Monday, May 11, 2015

Guv Seems To Want A Win Not A Deal On Special Legislative Session, Plus: Death Claims La Politica's Harry Pavlides; His Friends Remember 

Here's the problem. Gov. Martinez does not want a deal, she wants a win. A deal for a special one day legislative session to pass a $264 million capital outlay bill put on the table by state Senate Democrats could easily have been agreed to by the Fourth Floor with no one looking weak or eating crow. But the big construction bill--with widespread support across the state--is not enough. Martinez is now apparently holding out for yet another tax cut.

Unlike the capital outlay bill--the $5 million tax package would do very little to stimulate the economy--but it would give her that win over the Senate Dems.  And if she doesn't get what she wants she will likely tee up the ball for the '16 campaign and blame it all on the other side as her machine gears up for an attempt to color the Senate red.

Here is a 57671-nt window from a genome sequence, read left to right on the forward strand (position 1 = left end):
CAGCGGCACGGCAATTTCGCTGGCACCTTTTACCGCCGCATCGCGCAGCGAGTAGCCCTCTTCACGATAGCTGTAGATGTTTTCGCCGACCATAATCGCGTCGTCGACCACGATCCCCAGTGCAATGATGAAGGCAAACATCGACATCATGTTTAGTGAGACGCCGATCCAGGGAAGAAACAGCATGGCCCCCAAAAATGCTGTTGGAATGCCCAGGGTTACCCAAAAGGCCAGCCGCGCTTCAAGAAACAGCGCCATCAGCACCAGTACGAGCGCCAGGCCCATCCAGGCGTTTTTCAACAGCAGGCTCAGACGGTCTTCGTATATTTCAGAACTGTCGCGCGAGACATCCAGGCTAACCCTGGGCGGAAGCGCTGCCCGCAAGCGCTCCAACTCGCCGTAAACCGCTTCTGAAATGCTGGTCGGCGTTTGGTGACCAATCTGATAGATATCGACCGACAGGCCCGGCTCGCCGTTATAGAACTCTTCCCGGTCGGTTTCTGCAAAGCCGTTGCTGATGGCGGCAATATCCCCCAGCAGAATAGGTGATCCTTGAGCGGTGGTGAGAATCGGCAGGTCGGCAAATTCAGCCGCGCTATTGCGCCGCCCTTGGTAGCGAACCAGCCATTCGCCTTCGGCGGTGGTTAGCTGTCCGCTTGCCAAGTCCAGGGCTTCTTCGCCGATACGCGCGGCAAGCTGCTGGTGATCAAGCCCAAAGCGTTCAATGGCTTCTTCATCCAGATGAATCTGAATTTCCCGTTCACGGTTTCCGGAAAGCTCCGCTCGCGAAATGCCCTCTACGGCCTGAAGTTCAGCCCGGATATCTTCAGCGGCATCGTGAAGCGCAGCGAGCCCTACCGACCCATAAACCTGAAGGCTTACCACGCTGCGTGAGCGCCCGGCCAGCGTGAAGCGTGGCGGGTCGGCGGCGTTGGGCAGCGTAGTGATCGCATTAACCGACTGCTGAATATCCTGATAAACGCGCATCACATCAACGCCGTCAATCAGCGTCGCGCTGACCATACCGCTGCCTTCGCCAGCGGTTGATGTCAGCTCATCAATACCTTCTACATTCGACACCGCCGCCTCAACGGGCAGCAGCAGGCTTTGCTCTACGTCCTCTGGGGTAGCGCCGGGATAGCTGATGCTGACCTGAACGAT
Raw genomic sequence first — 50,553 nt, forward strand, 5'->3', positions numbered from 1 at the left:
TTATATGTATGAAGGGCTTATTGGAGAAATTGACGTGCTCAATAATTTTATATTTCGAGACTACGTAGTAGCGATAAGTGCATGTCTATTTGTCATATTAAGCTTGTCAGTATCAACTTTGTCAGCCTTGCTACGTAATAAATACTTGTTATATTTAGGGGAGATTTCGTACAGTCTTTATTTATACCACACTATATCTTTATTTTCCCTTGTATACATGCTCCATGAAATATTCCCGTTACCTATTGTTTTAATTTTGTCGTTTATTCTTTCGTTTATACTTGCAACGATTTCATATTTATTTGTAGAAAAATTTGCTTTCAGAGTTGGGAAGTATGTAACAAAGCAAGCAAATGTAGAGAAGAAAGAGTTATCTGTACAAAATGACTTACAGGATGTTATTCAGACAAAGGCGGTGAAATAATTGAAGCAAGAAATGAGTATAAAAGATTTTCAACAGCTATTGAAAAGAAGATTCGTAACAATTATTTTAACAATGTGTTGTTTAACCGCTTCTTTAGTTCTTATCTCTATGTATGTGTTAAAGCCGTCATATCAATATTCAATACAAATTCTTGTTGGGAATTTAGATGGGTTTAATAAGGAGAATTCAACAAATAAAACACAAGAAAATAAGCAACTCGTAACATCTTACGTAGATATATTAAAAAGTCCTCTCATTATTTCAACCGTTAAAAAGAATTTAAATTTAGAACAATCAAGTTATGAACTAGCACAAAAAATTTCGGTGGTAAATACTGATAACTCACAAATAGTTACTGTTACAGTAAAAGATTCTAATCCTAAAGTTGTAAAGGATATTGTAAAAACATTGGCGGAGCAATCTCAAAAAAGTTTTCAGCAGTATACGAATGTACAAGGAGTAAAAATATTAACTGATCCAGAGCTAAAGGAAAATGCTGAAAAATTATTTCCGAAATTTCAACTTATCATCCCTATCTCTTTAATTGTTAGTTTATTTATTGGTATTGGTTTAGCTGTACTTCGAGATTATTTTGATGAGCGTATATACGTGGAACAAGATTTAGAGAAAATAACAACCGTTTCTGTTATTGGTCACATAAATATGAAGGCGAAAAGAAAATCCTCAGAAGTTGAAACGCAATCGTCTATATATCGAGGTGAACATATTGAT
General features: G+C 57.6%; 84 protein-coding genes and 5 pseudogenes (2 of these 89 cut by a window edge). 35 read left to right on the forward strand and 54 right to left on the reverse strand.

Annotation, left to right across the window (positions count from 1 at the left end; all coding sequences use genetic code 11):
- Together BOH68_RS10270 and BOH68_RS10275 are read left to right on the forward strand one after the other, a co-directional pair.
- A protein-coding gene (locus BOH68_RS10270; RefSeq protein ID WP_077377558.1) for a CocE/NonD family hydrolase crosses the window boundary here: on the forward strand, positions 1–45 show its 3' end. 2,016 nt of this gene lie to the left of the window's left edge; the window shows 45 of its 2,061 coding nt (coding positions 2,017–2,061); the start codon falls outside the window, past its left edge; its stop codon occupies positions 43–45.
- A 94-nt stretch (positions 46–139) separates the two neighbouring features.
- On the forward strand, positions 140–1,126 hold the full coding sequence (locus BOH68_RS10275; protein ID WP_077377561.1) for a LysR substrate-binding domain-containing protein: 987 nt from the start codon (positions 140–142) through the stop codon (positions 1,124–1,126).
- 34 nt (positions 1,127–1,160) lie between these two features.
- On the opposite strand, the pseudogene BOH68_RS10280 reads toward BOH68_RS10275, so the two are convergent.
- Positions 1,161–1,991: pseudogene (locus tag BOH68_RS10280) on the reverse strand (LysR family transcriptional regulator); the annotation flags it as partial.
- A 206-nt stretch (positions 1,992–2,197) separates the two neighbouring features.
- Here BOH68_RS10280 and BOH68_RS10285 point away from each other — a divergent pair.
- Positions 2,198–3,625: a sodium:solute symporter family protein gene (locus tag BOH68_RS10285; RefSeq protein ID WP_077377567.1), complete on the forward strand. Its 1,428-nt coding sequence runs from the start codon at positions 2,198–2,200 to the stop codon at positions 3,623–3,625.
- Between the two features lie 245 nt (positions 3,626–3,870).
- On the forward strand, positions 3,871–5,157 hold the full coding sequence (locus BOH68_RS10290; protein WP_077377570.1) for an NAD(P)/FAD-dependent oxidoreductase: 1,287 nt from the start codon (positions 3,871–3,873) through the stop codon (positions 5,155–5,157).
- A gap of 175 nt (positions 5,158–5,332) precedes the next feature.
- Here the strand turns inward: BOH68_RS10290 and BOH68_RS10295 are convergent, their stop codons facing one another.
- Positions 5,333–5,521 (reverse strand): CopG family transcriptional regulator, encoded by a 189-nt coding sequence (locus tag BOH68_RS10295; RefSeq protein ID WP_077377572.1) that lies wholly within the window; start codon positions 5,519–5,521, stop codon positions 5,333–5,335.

Martinez pulled similar shenanigans during the last legislative session when confronted with a bipartisan compromise on driver's licenses for undocumented immigrants. More than a dozen Senate R's went for it but it wasn't good enough for her--because it it wasn't a "win." So what do you end up with? Plenty of slogans for a campaign but no results that improve lives.

Martinez has little to show for nearly five years at the helm. Unless she throws out those high heels she digs into the ground in favor of some sandals, her legacy will remain that familiar one liner: "The nation's first female Hispanic governor." Well, that and $1.87 will get you a coffee at Starbucks but it won't get you a $264 million capital outlay bill that would stimulate a still dragging economy.